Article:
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Christian Community in History

Historical Ecclesiology

Christian Community in History

Historical Ecclesiology

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Hardback

£60.00

Publisher: Bloomsbury Publishing PLC
ISBN: 9780826416308
Published: 01/10/2004
Drawing upon the methodology developed in his Dynamics of Theology (1990) and exemplified in Jesus Symbol of God (1999), Roger Haight, in this magisterial work, achieves what he calls an historical ecclesiology, or ecclesiology from below. In contrast to traditional ecclesiology from above, which is abstract, idealist, and ahistorical, ecclesiology from below is concrete, realist, and historically conscious. In this first of two volumes, Haight charts the history of the church's self-understandings from the origins of the church in the Jesus movement to the late Middle Ages. In volume 2 Haight develops a comparative ecclesiology based on the history and diverse theologies of the worldwide Christian movement from the Reformation to the present. While the ultimate focus of the work falls on the structure of the church and its theological self-understanding, it tries to be faithful to the historical, social, and political reality of the church in each period.

Roger Haight (S. J.)

Roger Haight, S.J., teaches at the Weston Jesuit School of Theology in Cambridge, Massachusetts. His two previous books form a trilogy with Christian Community in History on the nature of Christian theology, Jesus Christ, and the church.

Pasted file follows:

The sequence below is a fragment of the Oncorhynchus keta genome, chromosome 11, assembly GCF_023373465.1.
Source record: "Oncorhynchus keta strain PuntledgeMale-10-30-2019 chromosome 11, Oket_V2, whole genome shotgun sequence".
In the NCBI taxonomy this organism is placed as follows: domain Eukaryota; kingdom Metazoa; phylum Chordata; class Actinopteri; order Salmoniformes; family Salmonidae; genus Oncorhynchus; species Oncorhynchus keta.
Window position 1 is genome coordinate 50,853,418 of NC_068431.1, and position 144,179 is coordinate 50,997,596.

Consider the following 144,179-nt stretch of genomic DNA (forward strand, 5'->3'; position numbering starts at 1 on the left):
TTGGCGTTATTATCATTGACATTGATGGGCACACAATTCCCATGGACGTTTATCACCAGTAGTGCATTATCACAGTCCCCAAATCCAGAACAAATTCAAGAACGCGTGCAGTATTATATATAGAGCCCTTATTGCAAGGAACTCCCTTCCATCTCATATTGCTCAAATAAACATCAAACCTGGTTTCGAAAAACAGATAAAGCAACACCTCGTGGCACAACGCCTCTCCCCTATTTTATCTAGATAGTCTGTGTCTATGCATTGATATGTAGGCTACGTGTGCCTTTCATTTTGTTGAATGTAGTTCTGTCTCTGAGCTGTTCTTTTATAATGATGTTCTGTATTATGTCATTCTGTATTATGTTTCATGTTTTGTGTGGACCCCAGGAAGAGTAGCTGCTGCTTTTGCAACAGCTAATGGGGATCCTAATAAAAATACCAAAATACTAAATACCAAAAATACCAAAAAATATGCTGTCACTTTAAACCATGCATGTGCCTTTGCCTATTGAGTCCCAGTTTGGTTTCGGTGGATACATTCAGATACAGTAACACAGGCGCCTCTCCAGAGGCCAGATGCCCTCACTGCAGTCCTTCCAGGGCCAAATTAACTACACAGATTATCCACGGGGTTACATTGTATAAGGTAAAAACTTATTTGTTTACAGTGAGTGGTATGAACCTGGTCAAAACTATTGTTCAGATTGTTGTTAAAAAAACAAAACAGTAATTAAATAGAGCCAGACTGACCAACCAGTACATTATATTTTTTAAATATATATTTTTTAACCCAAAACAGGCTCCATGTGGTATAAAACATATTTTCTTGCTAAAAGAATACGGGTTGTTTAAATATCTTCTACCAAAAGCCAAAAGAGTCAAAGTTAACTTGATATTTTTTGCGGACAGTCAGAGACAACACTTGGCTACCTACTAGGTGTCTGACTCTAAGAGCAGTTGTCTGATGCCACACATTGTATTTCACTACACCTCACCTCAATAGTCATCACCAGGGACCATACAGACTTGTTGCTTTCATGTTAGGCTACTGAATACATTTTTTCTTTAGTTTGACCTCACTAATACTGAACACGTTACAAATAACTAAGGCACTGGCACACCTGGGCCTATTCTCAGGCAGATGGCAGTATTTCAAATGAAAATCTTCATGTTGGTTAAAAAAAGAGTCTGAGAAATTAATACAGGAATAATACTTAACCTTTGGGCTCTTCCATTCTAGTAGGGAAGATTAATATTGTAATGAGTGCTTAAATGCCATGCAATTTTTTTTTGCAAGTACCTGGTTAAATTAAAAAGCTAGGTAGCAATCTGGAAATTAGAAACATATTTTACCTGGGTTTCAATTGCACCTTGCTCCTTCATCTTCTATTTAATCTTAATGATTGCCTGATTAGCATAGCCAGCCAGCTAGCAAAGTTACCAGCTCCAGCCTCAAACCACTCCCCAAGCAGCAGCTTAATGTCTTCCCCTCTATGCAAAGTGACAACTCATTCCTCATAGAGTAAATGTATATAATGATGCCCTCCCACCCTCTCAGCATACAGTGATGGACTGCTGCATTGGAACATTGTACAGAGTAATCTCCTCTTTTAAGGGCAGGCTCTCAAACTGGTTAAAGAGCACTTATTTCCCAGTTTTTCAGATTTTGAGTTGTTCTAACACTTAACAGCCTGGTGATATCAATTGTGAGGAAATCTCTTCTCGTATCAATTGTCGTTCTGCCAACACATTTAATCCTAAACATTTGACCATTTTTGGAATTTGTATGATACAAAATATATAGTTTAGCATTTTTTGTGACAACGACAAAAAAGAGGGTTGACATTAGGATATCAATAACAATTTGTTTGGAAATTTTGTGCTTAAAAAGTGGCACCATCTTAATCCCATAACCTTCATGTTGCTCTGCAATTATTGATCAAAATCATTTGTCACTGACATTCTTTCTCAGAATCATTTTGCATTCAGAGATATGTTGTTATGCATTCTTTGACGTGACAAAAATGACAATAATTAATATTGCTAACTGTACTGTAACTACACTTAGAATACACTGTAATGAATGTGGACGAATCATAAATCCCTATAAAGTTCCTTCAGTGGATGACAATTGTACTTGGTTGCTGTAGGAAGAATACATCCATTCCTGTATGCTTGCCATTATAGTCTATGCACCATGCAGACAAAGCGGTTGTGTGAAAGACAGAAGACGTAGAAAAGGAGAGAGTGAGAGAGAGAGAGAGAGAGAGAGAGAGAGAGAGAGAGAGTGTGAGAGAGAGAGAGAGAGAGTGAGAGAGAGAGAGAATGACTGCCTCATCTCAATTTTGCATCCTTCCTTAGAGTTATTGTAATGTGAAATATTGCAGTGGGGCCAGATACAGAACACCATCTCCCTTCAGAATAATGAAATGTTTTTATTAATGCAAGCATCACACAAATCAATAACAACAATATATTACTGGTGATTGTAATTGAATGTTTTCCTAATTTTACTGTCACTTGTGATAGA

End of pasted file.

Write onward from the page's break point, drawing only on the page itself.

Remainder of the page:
"Haight proceeds with a historical analysis of the self-constitution of the Church from its origins as a Jesus movement to the heights of medieval Christendom and concludes the volume with the era of conciliarism in the late medieval Church. Several of the essays cast light on the act of reading scripture as a theological exercise, as an encounter with the divine. Thus, a common thread running through this volume is the theological conviction that the prime subject of scriptural interpretation is in fact the self-revealing God. Other contributions offer fascinating explorations of theological interpretation and intertextuality as exemplified with the scripture itself. Haight's study of late medieval ecclesiology sheds light on the all but forgotten influence of conciliarism in healing the Western rift in the papacy. While I find the author's historical study quite insightful. I found this a very helpful, scholarly trek though the major developments in the Roman Catholic Church's self-understanding." -"Toronto" Journal of Theology

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